In this case both represent the same translation but have different URIs because they were generated from different dictionaries (mind the translation order). These should be mapped so as to represent the same concept, theoretically, or should they not?

The word Bank in German can mean either a bench or a bank in English. When I translate both English senses back into German I get again the word Bank, but I cannot be sure which sense I translate unless the sense id is in the URI, hence the SE00006110 and SE00006116. It is important to keep the order of translation (target-source) but later map the fact that both translations refer to the same sense, same concept. This is difficult to establish automatically. It is hard even for a human sometimes.

One of the last steps of complexity was to develop a generic XSLT which can triplify all the different languages of this dictionary series and store the complete data in a triple store. The question remains: is the design of such a universal XSLT possible while taking into account the differences in languages or the differences in dictionaries?

The task at hand is not completed from the point of view of enabling the dictionary to benefit from Semantic Web principles yet. The linguist is probably the first one who can conceptualize “the how to do this”.

As a next step we will improve the Linked Data created so far and bring it to the status of a good linked language graph by enriching the RDF data with additional information, such as the history of a term or additional grammatical information etc.

References:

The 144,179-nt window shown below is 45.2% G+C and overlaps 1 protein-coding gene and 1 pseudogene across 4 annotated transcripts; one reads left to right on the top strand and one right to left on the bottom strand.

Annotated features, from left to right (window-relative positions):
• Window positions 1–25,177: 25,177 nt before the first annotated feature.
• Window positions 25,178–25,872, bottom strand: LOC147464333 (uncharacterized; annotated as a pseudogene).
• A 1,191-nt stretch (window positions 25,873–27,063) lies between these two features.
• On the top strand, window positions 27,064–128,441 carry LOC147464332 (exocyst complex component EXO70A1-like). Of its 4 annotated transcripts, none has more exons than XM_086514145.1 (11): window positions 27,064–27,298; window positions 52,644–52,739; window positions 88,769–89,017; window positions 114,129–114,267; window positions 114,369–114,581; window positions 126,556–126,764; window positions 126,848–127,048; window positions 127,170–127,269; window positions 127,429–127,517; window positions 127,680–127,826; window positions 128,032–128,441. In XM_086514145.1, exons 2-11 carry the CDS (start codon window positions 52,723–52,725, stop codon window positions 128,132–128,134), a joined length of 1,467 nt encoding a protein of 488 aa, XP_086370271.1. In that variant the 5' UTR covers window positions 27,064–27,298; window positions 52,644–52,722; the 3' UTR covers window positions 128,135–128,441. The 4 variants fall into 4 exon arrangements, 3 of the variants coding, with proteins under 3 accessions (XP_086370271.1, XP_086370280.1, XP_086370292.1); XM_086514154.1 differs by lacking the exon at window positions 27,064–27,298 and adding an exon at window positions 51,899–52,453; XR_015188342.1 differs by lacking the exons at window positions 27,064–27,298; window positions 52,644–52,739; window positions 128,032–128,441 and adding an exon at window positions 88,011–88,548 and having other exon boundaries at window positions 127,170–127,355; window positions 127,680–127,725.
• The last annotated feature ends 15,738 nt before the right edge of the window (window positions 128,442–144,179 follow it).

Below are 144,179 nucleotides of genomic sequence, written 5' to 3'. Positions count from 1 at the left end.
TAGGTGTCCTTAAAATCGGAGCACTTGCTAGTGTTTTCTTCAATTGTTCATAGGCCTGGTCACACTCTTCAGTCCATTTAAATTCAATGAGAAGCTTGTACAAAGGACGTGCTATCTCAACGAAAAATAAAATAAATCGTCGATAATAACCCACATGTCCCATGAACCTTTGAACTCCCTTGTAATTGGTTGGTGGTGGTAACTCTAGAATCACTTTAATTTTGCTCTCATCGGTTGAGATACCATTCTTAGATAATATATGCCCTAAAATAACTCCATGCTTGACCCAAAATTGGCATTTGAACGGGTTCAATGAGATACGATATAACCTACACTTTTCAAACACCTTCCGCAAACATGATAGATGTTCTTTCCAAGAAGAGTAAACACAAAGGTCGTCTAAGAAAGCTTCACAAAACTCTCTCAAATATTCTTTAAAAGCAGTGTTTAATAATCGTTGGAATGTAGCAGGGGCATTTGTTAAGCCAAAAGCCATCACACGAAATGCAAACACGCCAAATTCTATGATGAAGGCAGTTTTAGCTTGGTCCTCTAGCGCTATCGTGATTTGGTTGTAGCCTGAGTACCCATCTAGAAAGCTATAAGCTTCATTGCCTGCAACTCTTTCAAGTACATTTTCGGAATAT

[1] J. Bosque-Gil, J. Gracia, E. Montiel-Ponsoda, and G. Aguado-de Cea, “Modelling multilingual lexicographic resources for the web of data: the k dictionaries case,” in Proc. of GLOBALEX’16 workshop at LREC’15, Portoroz, Slovenia, May 2016.

Categories: Blogroll

Visualize PoolParty project data with SKOS Play! in four steps

Semantic Web Company - Tue, 2016-10-04 02:16

There is a new functionality in PoolParty 5.5 that allows users to manage the skos:inScheme relationship of their concepts.

When you activate the skos:inScheme functionality for your PoolParty project you can create input data for SKOS Play! very easy. SKOS Play! is a free application that lets you render and visualize SKOS taxonomies in different formats (html, pdf) and different graphical representations (tree tabular, etc.).

With four steps you can generate such a representation based on PoolParty data: 

1) Activate skos:inScheme in your PoolParty project:

2) Apply skos:inScheme settings for concepts in your taxonomy.

For existing concepts, user can select the subtree in which the skos:inScheme setting should be applied. For new concepts you can define a behavior to automatically apply the inScheme setting on the active subtree.

This is a screenshot of a small PoolParty subtree, showing beverages that are used for cocktail creation:

Like usual, you can see the skos:ConceptScheme in purple. The narrower nodes in green represent skos:Concepts. All skos:Concepts in this subtree have a skos:inScheme relation to the skos:ConceptScheme with title “Beverages”.

 

 

3) SKOS Play!

When your PoolParty project is publicly available (help page explaining user groups in PoolParty), you can simply copy the URL of the corresponding SPARQL endpoint and paste it into the SKOS Play! input field during the upload process: http://labs.sparna.fr/skos-play/upload. In this example I simply used the SPARQL endpoint of the Cocktails thesaurus: http://vocabulary.semantic-web.at/PoolParty/sparql/cocktails. As an alternative you could also export you PoolParty project and import the resulting file in SKOS Play! A corresponding file you could retrieve from http://vocabulary.semantic-web.at/cocktails/export/cocktails.trig